Son of Ahimelech, who was head of the family of priests in charge of the sanctuary at Nob (1Sa 21:1). All except Abiathar were massacred by Saul (1Sa 22:20). When the rest obeyed the king's summons, he may have remained at home to officiate. On hearing of the slaughter he took refuge with David, carrying with him the oracular ephod (1Sa 23:6; see also 1Sa 23:9; 30:7). Abiathar and Zadok accompanied the outlaw in his prolonged wanderings. During Absalom's rebellion they and their sons rendered yeoman service to the old king (2Sa 15:17). At 2Sa 8:17 (so also 1Ch 18:16 [where, moreover, 'Abimelech' should be Ahimelech] 1Ch 24:6) the names of Abiathar and his father have been transposed. Abiathar's adhesion to Adonijah (1Ki 1:7,19,25) was of great importance, not only because of his position as priest, but also owing to his long friendship with king David. Solomon, therefore, as soon as he could safely do it, deposed Abiathar from the priesthood, warned him that any future misconduct would entail capital punishment, and relegated him to the seclusion of Anathoth (1Ki 2:26). His sons (2Sa 8:17) lost the priestly office along with their father (1Ki 2:27; cf. 1Sa 2:27-36). At Mr 2:26 the erroneous mention of Abiathar is due to his having been so intimately associated with the king in days subsequent to the one mentioned.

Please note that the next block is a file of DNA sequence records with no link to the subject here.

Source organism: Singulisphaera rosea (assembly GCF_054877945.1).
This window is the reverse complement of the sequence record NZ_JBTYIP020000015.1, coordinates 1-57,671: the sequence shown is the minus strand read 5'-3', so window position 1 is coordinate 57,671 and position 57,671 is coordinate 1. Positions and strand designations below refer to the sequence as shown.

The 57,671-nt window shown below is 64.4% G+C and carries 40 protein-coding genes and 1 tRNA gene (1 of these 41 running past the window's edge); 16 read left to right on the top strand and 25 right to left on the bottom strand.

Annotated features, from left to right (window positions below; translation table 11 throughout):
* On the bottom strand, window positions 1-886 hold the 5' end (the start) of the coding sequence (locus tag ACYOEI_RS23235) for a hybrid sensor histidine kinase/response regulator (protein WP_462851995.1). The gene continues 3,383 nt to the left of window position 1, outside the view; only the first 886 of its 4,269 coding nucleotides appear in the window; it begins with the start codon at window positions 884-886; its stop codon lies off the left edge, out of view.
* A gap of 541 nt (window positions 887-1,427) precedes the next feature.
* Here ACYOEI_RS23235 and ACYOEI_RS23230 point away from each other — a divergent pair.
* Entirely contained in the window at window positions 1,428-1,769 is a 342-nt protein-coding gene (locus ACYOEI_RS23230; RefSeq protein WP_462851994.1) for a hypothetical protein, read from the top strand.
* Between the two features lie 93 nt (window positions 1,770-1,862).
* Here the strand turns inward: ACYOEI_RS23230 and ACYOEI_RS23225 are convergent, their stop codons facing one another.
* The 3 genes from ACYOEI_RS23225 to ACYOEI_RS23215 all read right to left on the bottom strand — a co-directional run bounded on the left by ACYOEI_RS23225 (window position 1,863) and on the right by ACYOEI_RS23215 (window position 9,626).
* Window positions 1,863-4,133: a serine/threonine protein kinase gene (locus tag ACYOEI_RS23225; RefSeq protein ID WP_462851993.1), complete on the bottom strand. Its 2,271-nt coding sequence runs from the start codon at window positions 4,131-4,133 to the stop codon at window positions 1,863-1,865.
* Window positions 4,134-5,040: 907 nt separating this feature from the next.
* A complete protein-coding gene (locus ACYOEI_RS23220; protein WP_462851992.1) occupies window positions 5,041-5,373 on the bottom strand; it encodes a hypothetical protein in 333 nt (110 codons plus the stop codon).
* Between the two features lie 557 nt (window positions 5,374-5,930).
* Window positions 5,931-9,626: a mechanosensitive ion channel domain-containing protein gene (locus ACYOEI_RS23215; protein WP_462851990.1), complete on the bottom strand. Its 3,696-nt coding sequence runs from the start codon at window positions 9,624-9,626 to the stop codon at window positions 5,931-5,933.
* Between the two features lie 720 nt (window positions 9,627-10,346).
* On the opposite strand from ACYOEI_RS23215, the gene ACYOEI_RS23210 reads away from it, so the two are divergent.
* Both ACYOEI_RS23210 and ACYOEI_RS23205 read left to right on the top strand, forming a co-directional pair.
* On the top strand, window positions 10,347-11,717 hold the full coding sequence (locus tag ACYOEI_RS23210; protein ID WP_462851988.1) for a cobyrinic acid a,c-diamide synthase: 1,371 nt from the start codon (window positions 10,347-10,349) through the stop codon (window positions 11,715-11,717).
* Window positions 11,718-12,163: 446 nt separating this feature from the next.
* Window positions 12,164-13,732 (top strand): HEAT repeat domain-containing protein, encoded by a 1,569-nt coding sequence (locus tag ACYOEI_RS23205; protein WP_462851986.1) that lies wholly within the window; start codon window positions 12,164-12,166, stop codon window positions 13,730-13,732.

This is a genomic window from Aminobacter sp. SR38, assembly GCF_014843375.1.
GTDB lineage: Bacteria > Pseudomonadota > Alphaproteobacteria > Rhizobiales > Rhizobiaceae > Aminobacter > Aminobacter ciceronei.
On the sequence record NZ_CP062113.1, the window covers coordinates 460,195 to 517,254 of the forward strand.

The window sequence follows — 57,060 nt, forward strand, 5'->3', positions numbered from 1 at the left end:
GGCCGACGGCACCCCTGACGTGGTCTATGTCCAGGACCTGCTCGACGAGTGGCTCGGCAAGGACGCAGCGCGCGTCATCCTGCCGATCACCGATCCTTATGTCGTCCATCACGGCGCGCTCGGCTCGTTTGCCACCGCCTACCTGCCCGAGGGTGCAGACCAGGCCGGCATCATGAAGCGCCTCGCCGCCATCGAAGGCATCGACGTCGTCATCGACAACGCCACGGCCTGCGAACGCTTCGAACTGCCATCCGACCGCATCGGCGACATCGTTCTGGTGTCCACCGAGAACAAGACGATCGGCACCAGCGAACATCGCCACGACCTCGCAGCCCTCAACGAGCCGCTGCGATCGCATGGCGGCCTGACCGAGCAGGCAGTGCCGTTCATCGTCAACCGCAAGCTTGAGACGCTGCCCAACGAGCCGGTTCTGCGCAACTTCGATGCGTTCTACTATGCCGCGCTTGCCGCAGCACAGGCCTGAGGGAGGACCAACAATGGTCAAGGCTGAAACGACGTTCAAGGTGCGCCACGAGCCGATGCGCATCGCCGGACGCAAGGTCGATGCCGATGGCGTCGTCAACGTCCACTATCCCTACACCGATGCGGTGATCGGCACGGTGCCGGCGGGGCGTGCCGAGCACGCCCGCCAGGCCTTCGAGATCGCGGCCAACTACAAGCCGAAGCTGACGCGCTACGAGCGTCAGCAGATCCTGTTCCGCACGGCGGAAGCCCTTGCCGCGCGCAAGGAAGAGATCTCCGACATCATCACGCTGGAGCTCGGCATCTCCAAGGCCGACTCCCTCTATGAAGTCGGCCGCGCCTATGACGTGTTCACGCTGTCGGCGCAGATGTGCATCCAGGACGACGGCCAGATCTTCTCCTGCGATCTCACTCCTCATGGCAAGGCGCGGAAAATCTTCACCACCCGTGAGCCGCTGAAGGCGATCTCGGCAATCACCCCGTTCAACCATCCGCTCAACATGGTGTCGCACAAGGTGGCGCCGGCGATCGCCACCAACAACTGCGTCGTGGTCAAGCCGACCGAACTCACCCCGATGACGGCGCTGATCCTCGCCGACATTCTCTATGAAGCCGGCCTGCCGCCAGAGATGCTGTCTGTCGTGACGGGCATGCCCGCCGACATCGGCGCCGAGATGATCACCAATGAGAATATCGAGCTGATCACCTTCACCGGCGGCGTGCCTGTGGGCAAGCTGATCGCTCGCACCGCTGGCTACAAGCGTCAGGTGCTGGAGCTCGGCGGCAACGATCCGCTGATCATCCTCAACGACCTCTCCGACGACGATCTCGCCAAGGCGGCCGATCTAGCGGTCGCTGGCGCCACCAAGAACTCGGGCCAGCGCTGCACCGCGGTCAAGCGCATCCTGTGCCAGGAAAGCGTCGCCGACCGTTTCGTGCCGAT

Son of Ahimelech the high priest. He escaped from the slaughter of the priests executed by Doeg at the command of Saul, 1Sa 22:18,20. He became an adherent of David, and was acknowledged as high priest; but becoming involved in Adonijah's rebellion he was deprived of the priesthood by Solomon and sent to dwell in the city of Anathoth which belonged to the sons of Aaron. 1Ki 2:26; 1Ch 6:60. In 1Ki 4:4, Abiathar is named with Zadok as priests (not the priests); though deposed, Abiathar was still a priest. There is a difficulty in 2Sa 8:17 and 1Ch 18:16 where 'Ahimelech (or Abimelech) the son of Abiathar' is named as priest with Zadok in the time of David. Some suppose that the names should be transposed, and that Abiathar is meant; but this Ahimelech may have been a son of the above-named Abiathar (it not being at all unusual to name a son after his grandfather) and for some reason he is mentioned in these passages as priest instead of his father. He may have been a more worthy man than his father, who was thrust out of the priesthood for his own sin, though it fulfilled the prophecy concerning the house of Eli in Shiloh. 1Sa 2:31-36; 1Ki 2:27. Our Lord in Mr 2:26 speaks of Abiathar as high priest, in connection with David eating the showbread, doubtless because he afterwards attained to that office.